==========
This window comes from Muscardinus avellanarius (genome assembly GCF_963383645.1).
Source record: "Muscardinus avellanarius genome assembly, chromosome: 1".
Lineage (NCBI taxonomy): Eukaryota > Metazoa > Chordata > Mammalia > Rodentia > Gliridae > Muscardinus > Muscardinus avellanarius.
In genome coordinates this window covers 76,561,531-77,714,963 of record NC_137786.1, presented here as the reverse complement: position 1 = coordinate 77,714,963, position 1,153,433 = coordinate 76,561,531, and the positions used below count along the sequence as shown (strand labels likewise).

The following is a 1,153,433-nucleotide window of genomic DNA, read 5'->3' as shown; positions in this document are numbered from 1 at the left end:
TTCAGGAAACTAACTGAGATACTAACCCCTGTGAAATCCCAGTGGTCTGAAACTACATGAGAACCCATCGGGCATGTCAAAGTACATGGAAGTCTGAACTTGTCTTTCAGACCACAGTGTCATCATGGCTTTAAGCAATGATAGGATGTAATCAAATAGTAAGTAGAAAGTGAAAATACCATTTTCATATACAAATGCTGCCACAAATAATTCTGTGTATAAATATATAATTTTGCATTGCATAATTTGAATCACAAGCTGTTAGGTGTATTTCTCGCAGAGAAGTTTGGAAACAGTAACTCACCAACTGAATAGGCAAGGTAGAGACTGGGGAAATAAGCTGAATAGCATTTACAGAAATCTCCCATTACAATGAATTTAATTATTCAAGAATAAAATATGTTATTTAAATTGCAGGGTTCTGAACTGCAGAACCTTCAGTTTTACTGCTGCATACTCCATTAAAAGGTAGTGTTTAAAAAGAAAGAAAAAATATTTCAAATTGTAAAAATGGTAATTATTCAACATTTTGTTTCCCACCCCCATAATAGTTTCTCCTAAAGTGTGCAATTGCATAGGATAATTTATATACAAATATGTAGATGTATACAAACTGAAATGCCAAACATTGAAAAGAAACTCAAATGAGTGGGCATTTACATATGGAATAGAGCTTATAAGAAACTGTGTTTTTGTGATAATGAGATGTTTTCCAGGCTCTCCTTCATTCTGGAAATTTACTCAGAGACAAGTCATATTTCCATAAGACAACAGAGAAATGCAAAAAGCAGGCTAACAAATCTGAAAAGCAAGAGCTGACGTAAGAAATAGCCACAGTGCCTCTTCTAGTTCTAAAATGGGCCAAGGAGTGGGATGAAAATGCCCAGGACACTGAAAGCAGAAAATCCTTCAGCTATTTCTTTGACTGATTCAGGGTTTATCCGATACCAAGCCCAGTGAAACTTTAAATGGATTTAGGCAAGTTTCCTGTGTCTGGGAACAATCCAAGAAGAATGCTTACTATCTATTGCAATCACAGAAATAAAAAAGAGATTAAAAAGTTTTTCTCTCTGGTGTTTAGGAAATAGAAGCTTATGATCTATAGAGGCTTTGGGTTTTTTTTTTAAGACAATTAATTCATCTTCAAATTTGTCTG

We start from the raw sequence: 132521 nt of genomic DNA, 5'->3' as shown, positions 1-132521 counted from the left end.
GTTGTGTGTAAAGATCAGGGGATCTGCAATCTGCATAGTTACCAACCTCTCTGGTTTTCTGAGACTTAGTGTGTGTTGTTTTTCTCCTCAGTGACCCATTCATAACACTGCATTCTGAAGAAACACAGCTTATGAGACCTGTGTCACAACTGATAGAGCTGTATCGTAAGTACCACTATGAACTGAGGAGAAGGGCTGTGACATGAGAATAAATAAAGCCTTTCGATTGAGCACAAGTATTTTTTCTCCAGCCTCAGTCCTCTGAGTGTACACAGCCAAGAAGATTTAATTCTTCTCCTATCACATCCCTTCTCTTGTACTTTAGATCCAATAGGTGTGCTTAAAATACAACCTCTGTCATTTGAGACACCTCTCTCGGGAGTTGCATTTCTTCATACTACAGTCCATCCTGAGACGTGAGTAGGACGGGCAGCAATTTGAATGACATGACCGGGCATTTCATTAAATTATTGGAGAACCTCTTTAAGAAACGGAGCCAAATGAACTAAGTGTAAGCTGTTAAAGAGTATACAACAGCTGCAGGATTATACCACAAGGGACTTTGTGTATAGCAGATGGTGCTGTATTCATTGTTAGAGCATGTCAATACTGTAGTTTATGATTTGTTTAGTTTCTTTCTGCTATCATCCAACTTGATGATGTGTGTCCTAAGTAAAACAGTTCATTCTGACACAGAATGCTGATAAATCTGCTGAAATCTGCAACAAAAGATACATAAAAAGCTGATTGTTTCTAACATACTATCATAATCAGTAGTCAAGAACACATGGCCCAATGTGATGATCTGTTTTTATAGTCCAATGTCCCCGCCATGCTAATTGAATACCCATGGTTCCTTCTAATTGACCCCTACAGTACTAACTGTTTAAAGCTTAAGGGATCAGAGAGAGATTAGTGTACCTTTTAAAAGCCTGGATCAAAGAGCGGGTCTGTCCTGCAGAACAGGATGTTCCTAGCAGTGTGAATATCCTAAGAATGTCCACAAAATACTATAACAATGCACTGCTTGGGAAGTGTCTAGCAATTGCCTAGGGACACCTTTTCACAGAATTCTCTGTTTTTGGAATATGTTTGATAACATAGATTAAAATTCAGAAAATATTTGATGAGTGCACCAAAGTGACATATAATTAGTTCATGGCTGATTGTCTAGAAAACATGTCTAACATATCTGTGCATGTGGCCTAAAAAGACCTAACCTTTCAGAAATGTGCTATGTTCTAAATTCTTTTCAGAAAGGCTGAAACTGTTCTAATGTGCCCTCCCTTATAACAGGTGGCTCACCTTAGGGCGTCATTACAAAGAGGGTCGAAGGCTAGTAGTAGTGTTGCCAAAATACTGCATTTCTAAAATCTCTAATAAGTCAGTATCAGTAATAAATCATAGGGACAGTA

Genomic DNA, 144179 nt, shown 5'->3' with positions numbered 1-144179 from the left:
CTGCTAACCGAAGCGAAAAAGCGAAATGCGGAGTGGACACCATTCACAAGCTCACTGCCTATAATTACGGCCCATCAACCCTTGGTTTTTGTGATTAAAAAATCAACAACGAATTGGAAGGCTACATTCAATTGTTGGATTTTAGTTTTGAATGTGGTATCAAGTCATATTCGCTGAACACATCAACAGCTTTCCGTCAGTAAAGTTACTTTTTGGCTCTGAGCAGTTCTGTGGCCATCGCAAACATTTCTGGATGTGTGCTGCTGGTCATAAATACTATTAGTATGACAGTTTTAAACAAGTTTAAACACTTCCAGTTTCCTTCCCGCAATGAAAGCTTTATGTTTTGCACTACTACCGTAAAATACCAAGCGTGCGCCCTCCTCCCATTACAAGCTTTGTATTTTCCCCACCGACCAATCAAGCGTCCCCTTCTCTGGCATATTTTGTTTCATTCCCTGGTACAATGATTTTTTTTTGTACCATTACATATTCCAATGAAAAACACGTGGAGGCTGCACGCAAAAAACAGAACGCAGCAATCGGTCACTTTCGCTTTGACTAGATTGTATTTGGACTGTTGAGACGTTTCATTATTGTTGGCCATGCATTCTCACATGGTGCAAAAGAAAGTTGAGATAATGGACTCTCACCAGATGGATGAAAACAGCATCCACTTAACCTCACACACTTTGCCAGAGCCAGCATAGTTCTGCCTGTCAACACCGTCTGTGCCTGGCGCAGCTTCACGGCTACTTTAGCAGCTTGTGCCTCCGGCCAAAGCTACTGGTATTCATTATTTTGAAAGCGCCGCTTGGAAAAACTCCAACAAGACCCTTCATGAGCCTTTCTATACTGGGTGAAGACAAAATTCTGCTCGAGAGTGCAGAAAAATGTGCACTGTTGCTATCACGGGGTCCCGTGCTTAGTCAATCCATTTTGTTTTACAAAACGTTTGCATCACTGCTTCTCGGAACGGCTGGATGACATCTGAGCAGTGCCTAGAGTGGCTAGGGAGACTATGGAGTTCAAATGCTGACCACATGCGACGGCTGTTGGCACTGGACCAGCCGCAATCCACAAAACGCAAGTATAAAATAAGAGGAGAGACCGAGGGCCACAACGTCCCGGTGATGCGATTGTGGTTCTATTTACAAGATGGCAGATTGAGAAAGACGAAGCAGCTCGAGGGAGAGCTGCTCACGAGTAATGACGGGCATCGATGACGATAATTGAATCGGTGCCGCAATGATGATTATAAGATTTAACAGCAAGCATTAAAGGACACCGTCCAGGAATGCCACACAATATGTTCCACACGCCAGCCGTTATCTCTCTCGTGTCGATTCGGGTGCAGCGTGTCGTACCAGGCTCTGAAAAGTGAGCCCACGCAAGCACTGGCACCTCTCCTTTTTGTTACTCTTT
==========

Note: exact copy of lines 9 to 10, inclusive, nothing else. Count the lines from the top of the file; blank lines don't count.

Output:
Genomic DNA, 144179 nt, shown 5'->3' with positions numbered 1-144179 from the left:
CTGCTAACCGAAGCGAAAAAGCGAAATGCGGAGTGGACACCATTCACAAGCTCACTGCCTATAATTACGGCCCATCAACCCTTGGTTTTTGTGATTAAAAAATCAACAACGAATTGGAAGGCTACATTCAATTGTTGGATTTTAGTTTTGAATGTGGTATCAAGTCATATTCGCTGAACACATCAACAGCTTTCCGTCAGTAAAGTTACTTTTTGGCTCTGAGCAGTTCTGTGGCCATCGCAAACATTTCTGGATGTGTGCTGCTGGTCATAAATACTATTAGTATGACAGTTTTAAACAAGTTTAAACACTTCCAGTTTCCTTCCCGCAATGAAAGCTTTATGTTTTGCACTACTACCGTAAAATACCAAGCGTGCGCCCTCCTCCCATTACAAGCTTTGTATTTTCCCCACCGACCAATCAAGCGTCCCCTTCTCTGGCATATTTTGTTTCATTCCCTGGTACAATGATTTTTTTTTGTACCATTACATATTCCAATGAAAAACACGTGGAGGCTGCACGCAAAAAACAGAACGCAGCAATCGGTCACTTTCGCTTTGACTAGATTGTATTTGGACTGTTGAGACGTTTCATTATTGTTGGCCATGCATTCTCACATGGTGCAAAAGAAAGTTGAGATAATGGACTCTCACCAGATGGATGAAAACAGCATCCACTTAACCTCACACACTTTGCCAGAGCCAGCATAGTTCTGCCTGTCAACACCGTCTGTGCCTGGCGCAGCTTCACGGCTACTTTAGCAGCTTGTGCCTCCGGCCAAAGCTACTGGTATTCATTATTTTGAAAGCGCCGCTTGGAAAAACTCCAACAAGACCCTTCATGAGCCTTTCTATACTGGGTGAAGACAAAATTCTGCTCGAGAGTGCAGAAAAATGTGCACTGTTGCTATCACGGGGTCCCGTGCTTAGTCAATCCATTTTGTTTTACAAAACGTTTGCATCACTGCTTCTCGGAACGGCTGGATGACATCTGAGCAGTGCCTAGAGTGGCTAGGGAGACTATGGAGTTCAAATGCTGACCACATGCGACGGCTGTTGGCACTGGACCAGCCGCAATCCACAAAACGCAAGTATAAAATAAGAGGAGAGACCGAGGGCCACAACGTCCCGGTGATGCGATTGTGGTTCTATTTACAAGATGGCAGATTGAGAAAGACGAAGCAGCTCGAGGGAGAGCTGCTCACGAGTAATGACGGGCATCGATGACGATAATTGAATCGGTGCCGCAATGATGATTATAAGATTTAACAGCAAGCATTAAAGGACACCGTCCAGGAATGCCACACAATATGTTCCACACGCCAGCCGTTATCTCTCTCGTGTCGATTCGGGTGCAGCGTGTCGTACCAGGCTCTGAAAAGTGAGCCCACGCAAGCACTGGCACCTCTCCTTTTTGTTACTCTTT